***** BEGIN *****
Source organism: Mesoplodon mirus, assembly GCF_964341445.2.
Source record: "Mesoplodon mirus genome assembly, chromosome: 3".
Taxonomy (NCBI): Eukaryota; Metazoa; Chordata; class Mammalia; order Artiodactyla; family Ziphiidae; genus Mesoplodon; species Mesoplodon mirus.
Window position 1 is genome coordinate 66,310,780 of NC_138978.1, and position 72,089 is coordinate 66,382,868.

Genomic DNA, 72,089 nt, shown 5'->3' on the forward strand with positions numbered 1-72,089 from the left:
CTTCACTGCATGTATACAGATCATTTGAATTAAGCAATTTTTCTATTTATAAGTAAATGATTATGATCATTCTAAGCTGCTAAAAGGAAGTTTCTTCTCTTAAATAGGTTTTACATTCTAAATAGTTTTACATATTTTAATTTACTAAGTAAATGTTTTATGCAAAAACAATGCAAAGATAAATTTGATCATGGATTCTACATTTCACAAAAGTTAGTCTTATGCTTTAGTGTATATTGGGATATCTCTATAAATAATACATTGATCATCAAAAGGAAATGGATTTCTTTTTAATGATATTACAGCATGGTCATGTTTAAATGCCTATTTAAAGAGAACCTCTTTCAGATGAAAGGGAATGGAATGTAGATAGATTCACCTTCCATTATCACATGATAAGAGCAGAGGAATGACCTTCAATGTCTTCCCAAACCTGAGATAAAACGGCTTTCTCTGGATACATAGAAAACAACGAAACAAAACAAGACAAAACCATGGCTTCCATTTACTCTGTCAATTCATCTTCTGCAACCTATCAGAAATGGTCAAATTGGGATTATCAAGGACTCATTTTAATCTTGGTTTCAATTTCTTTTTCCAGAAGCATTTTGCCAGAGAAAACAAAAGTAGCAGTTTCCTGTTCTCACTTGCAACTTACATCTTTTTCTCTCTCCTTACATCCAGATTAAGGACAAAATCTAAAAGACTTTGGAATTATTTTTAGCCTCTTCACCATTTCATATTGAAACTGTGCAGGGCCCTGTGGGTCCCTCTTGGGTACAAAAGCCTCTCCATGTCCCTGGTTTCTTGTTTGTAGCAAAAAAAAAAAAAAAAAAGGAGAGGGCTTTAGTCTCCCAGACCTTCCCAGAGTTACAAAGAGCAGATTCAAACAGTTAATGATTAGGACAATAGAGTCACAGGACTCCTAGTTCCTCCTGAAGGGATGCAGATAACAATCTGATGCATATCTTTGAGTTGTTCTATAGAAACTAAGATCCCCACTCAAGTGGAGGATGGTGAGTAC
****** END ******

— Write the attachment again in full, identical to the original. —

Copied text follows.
Source organism: Mesoplodon mirus, assembly GCF_964341445.2.
Source record: "Mesoplodon mirus genome assembly, chromosome: 3".
Taxonomy (NCBI): Eukaryota; Metazoa; Chordata; class Mammalia; order Artiodactyla; family Ziphiidae; genus Mesoplodon; species Mesoplodon mirus.
Window position 1 is genome coordinate 66,310,780 of NC_138978.1, and position 72,089 is coordinate 66,382,868.

Genomic DNA, 72,089 nt, shown 5'->3' on the forward strand with positions numbered 1-72,089 from the left:
CTTCACTGCATGTATACAGATCATTTGAATTAAGCAATTTTTCTATTTATAAGTAAATGATTATGATCATTCTAAGCTGCTAAAAGGAAGTTTCTTCTCTTAAATAGGTTTTACATTCTAAATAGTTTTACATATTTTAATTTACTAAGTAAATGTTTTATGCAAAAACAATGCAAAGATAAATTTGATCATGGATTCTACATTTCACAAAAGTTAGTCTTATGCTTTAGTGTATATTGGGATATCTCTATAAATAATACATTGATCATCAAAAGGAAATGGATTTCTTTTTAATGATATTACAGCATGGTCATGTTTAAATGCCTATTTAAAGAGAACCTCTTTCAGATGAAAGGGAATGGAATGTAGATAGATTCACCTTCCATTATCACATGATAAGAGCAGAGGAATGACCTTCAATGTCTTCCCAAACCTGAGATAAAACGGCTTTCTCTGGATACATAGAAAACAACGAAACAAAACAAGACAAAACCATGGCTTCCATTTACTCTGTCAATTCATCTTCTGCAACCTATCAGAAATGGTCAAATTGGGATTATCAAGGACTCATTTTAATCTTGGTTTCAATTTCTTTTTCCAGAAGCATTTTGCCAGAGAAAACAAAAGTAGCAGTTTCCTGTTCTCACTTGCAACTTACATCTTTTTCTCTCTCCTTACATCCAGATTAAGGACAAAATCTAAAAGACTTTGGAATTATTTTTAGCCTCTTCACCATTTCATATTGAAACTGTGCAGGGCCCTGTGGGTCCCTCTTGGGTACAAAAGCCTCTCCATGTCCCTGGTTTCTTGTTTGTAGCAAAAAAAAAAAAAAAAAAGGAGAGGGCTTTAGTCTCCCAGACCTTCCCAGAGTTACAAAGAGCAGATTCAAACAGTTAATGATTAGGACAATAGAGTCACAGGACTCCTAGTTCCTCCTGAAGGGATGCAGATAACAATCTGATGCATATCTTTGAGTTGTTCTATAGAAACTAAGATCCCCACTCAAGTGGAGGATGGTGAGTAC